How to win a race where the finish line is constantly moving?

A contribution of Bruce Fecheyr-Lippens, Founder of Huapii

Many of us are confronted with the so-called “war for talent” and research stating that around 50% of the workforce needs to be reskilled or upskilled in the coming years. When I hear it again and again, I feel an inner tension and I finally realise why. It is - to me at least - a quite paternalistic and top down statement. It assumes higher forces are seeing people as pieces of the puzzle in a bigger ‘game’. I do agree, the discussion around the “skills debate” is a very pertinent one.

I invite you to see it through the lens of a wonderful opportunity for each of us to “drive our skills”.


Challenge

Many organizations tackle the skills problem too top-down, too reactive and make it more complex than it is. It leads to lower engagement and apathy instead of real empowerment and drive to continuously grow your skills, acquire new skills and unleash your potential. Research has proven the unfortunate link with burn-outs, absenteeism and more terminations. I feel we have a big responsibility to shift this trend.


Therefore, how can organizations unleash a movement for each of us to “drive our skills”? In my opinion it needs to start from within and I will share three key actions with you that could inspire you.

If not now, then when? If not you, then who?

Key actions

  1. Communicate clearly and put skills central rather than job titles and a pure talent approach. You can see the combination of all the skills within an organization as the mayonnaise that make other ingredients stick together to unleash human and organizational potential. At Solvay for example, with a clear and energizing message I have seen people take full ownership to grow their skills, learn new skills and take their career to the next level. I have seen the majority of managers move from the more traditional supervisory role to becoming real coaches and helping people discover their strengths and skills. By just doing that, I witnessed employee engagement going up drastically.

  2. It is important to ensure a safe space and platform where people can share their strengths and skills with everyone in the organization, network, community. Like some of us do on LinkedIn, this should be possible within our respective organizations. This allows people to find and collaborate with colleagues instantly based on skills rather than job title and name. By just doing that, I have witnessed the speed of collaboration and innovation going up 2-3x at a global company.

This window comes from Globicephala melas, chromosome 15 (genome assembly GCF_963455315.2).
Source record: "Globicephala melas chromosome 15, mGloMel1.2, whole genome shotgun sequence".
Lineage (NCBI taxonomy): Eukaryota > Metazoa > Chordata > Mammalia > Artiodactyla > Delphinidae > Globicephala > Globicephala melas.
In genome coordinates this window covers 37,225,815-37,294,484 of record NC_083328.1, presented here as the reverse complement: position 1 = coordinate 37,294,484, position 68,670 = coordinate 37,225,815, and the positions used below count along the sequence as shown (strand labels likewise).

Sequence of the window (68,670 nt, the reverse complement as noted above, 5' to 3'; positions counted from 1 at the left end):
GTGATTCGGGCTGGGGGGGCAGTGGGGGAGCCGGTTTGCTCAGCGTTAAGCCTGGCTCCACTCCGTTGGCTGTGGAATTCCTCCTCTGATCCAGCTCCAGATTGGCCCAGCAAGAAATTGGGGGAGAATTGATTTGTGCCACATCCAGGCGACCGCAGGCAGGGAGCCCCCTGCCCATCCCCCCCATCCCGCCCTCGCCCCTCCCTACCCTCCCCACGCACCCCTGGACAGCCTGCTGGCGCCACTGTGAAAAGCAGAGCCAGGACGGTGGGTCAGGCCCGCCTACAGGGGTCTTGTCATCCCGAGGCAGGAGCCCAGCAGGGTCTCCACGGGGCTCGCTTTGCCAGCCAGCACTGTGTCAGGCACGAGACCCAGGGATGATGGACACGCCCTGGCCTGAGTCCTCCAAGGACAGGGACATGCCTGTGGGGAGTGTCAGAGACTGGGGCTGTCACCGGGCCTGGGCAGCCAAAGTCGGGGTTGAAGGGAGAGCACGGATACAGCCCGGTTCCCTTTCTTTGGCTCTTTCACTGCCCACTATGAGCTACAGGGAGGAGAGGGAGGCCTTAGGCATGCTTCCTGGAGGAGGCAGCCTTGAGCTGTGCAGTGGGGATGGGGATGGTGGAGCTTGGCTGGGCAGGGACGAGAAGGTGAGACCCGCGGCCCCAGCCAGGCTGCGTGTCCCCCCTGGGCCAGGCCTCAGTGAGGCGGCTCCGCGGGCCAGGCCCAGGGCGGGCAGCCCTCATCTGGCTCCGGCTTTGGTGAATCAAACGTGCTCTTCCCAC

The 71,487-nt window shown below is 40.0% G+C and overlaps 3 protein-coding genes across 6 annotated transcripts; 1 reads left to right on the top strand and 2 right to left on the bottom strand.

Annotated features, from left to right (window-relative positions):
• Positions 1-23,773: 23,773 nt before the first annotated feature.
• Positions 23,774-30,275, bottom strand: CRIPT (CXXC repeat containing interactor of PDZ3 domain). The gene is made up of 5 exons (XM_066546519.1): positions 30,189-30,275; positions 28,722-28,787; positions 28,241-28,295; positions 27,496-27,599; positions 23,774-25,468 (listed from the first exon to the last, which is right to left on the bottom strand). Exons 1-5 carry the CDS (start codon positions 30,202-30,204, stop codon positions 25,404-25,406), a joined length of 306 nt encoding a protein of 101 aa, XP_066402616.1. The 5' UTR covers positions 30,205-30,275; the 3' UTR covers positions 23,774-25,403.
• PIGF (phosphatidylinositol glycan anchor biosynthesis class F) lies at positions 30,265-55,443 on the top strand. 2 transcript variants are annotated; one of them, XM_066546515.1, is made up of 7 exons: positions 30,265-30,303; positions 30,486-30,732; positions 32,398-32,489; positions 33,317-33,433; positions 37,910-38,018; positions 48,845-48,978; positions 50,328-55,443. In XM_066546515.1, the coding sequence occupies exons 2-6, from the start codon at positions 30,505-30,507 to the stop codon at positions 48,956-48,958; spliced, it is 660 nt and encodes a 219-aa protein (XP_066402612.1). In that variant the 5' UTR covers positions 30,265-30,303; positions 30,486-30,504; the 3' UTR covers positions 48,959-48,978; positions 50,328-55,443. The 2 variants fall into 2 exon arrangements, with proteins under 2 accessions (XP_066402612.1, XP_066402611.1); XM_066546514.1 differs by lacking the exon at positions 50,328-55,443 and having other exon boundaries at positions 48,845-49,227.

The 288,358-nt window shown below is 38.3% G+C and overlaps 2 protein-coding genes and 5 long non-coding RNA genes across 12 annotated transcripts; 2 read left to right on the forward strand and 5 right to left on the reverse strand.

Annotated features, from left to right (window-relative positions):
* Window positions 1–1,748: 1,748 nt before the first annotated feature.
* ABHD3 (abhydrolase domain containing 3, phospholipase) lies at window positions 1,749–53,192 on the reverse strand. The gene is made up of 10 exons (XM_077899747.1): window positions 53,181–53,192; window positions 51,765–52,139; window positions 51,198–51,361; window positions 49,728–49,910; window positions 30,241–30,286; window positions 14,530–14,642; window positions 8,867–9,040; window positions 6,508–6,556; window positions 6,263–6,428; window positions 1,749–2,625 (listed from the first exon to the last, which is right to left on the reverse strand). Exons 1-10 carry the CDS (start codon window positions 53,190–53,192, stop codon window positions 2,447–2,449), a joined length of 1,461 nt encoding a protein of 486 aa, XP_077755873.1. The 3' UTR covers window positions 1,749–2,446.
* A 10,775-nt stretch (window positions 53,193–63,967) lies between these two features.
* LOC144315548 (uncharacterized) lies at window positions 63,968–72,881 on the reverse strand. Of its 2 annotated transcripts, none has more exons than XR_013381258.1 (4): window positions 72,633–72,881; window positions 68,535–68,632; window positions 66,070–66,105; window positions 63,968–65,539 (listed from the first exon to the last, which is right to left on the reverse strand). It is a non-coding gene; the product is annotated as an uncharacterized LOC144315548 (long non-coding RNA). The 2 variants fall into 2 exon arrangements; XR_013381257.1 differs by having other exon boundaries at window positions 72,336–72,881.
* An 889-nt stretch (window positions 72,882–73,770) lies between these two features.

3. Be consistent and put skills central in all your people/ HR processes. I.e.

  • An authentic feedback culture: Asking and giving feedback (and feedforward) helps you gain awareness and grow your skills. It also means we need to give and receive feedback in the right way which is not straightforward as it triggers emotional reactions, certainly in a workplace that has become more physically distant.

  • Mentorship and coaching: Everyone can be a mentor to others for a specific strength and skill. Anyone can be a mentee to learn and develop skills from a mentor. HR Technology these days help you to find immediate mentor-mentee matches within the safe space of your organization, your network and beyond.

  • Objective setting: SMART or FAST objectives, OKRs, etc. are helpful, but traditionally lack an important component: GROWTH. Asking for 360° feedback on the way you have been leveraging your skillset to achieve an objective and more importantly if you have been able to unleash your full potential and develop & acquire new skills.

  • Reward: Some companies reward and incentive their people based on the skills they have grown and acquired instead of traditional performance KPIs. I find it at least intriguing to take this experiment to the next level.

  • ...

Technology

In today’s world we can’t speak about skills without touching on the role of technology and AI in the skills debate. Indeed, there are wonderful AI players that help you detect skills, predict which skills you will need for future jobs, etc. We should use those tools if we have the opportunity - especially as complement and positive nudge to further implement your skills strategy.

However, it is important to first give a voice and listen to your employees. The reason why is that otherwise we take away inner drive, reflection and the thinking process. A combination works best.

For example you let employees first share their skills, strengths and career- and learning wishes. Then you provide suggested additional skills, along with personalized learning and job recommendations. By doing so I have witnessed people taking 2x more ownership in driving their skills, learning and career development; increase internal mobility with over 10%. Ultimately contributing to increase happiness, engagement and reduce burn-outs and absenteeism.


For closure

The skills debate is a fascinating one and I am curious to see the evolution - especially in today’s constant changing world.


Very curious to hear your thoughts and feedback on the 3 actions written above or other actions you have seen work. We can all learn and benefit from each other’s views.

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